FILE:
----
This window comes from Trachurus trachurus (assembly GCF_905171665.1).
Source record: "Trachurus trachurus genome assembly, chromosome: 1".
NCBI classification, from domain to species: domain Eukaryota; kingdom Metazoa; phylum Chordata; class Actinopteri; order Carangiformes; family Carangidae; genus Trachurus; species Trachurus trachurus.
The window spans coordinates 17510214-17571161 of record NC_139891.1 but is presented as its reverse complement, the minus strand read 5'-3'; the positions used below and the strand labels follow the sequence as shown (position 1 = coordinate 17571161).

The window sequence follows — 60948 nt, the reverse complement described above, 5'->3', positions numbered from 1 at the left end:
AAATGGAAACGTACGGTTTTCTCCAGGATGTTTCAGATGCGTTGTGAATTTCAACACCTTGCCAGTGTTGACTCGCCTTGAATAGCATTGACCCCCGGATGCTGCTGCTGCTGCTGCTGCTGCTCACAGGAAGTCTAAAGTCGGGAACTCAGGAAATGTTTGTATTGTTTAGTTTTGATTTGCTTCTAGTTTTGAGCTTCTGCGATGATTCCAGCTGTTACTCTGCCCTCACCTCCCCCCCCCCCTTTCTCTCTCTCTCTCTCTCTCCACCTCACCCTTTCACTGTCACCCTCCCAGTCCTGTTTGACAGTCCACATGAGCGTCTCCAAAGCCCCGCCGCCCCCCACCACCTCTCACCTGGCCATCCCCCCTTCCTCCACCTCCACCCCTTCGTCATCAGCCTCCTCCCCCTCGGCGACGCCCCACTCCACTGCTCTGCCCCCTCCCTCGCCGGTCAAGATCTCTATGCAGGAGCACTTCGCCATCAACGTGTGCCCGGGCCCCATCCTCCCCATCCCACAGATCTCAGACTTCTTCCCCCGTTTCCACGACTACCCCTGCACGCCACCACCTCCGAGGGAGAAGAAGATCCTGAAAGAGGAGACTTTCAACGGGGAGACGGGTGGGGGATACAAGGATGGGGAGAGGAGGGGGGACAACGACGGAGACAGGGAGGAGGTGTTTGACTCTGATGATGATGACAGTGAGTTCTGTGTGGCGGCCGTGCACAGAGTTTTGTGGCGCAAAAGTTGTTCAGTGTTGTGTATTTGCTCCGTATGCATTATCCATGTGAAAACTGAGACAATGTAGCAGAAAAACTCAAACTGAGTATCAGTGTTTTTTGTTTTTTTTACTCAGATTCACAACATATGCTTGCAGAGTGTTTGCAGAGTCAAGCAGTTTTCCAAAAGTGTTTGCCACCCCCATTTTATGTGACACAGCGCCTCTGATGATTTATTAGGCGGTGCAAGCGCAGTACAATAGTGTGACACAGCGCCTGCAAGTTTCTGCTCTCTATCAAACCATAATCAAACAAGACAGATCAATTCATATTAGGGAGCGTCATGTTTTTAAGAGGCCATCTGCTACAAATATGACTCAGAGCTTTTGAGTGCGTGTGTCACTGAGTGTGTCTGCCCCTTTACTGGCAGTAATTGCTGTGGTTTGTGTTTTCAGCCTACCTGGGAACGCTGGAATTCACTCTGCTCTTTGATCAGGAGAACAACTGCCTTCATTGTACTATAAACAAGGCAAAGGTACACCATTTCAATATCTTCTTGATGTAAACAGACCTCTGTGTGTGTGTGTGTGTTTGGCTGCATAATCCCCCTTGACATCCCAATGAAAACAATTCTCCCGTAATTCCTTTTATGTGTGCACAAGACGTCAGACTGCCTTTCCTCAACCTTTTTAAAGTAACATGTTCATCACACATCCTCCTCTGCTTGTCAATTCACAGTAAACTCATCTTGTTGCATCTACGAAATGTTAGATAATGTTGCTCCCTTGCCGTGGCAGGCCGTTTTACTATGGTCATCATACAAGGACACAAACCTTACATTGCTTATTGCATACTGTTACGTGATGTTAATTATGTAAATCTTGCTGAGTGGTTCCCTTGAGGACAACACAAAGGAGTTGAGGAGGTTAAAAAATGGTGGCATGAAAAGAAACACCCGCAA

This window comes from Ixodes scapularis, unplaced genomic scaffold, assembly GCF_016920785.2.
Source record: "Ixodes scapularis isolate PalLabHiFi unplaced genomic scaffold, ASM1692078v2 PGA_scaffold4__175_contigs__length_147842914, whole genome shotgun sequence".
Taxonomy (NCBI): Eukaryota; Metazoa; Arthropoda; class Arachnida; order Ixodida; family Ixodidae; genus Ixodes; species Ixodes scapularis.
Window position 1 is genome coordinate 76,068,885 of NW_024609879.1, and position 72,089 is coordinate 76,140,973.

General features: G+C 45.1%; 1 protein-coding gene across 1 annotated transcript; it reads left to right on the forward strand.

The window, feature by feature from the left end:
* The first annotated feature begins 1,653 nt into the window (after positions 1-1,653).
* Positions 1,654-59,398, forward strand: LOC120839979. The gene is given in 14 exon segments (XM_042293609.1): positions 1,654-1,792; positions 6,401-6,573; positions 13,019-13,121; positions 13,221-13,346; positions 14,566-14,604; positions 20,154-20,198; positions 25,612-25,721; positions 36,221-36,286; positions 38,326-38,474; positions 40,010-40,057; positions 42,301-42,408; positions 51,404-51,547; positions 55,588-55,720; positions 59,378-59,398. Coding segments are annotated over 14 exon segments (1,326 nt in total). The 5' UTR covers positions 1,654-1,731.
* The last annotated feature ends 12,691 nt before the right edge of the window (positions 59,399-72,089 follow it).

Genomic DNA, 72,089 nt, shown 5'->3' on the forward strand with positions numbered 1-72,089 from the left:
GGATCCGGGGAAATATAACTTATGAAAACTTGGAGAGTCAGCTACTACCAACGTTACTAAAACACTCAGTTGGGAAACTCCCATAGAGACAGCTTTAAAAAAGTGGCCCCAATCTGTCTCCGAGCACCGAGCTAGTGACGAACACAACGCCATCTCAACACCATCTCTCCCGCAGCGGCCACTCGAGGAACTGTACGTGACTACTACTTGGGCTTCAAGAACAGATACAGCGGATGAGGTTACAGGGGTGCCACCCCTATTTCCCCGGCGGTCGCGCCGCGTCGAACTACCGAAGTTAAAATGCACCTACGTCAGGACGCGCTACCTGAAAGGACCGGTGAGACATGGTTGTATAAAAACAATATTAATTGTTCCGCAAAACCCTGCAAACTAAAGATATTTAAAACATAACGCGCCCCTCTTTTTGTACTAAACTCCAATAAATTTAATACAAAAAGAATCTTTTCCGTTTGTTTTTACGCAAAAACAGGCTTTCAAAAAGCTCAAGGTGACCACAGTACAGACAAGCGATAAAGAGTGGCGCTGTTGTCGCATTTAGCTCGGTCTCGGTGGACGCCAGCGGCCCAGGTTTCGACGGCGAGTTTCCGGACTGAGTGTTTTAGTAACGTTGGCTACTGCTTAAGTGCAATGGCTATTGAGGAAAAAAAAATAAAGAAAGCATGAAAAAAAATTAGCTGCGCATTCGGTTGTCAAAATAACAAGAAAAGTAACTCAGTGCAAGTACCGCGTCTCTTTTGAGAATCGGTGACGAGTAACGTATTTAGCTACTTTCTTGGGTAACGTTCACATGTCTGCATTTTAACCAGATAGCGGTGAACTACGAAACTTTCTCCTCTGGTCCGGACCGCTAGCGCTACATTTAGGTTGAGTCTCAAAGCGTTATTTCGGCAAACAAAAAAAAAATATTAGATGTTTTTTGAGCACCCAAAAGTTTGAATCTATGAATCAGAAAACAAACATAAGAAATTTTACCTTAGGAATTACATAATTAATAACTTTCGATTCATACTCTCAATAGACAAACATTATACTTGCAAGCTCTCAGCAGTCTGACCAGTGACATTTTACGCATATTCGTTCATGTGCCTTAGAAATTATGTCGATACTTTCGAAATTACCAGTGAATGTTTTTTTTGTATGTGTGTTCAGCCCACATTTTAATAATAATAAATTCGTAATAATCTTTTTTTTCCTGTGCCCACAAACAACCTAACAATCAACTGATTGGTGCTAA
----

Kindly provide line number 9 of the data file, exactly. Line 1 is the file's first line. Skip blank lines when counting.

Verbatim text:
Taxonomy (NCBI): Eukaryota; Metazoa; Arthropoda; class Arachnida; order Ixodida; family Ixodidae; genus Ixodes; species Ixodes scapularis.